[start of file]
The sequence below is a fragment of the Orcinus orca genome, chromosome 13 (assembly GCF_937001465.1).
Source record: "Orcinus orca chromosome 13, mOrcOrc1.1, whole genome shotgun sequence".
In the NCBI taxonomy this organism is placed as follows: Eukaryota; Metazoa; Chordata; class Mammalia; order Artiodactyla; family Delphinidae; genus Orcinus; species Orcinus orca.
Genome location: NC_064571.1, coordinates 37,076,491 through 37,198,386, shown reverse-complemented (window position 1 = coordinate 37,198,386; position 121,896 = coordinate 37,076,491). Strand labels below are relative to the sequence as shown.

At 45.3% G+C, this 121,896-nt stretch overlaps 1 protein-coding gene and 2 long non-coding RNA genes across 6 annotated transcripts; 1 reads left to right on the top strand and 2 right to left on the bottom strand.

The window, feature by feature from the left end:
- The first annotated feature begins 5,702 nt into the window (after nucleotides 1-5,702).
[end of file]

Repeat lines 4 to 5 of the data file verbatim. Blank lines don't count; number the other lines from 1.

Genome location: NC_064571.1, coordinates 37,076,491 through 37,198,386, shown reverse-complemented (window position 1 = coordinate 37,198,386; position 121,896 = coordinate 37,076,491). Strand labels below are relative to the sequence as shown.

At 45.3% G+C, this 121,896-nt stretch overlaps 1 protein-coding gene and 2 long non-coding RNA genes across 6 annotated transcripts; 1 reads left to right on the top strand and 2 right to left on the bottom strand.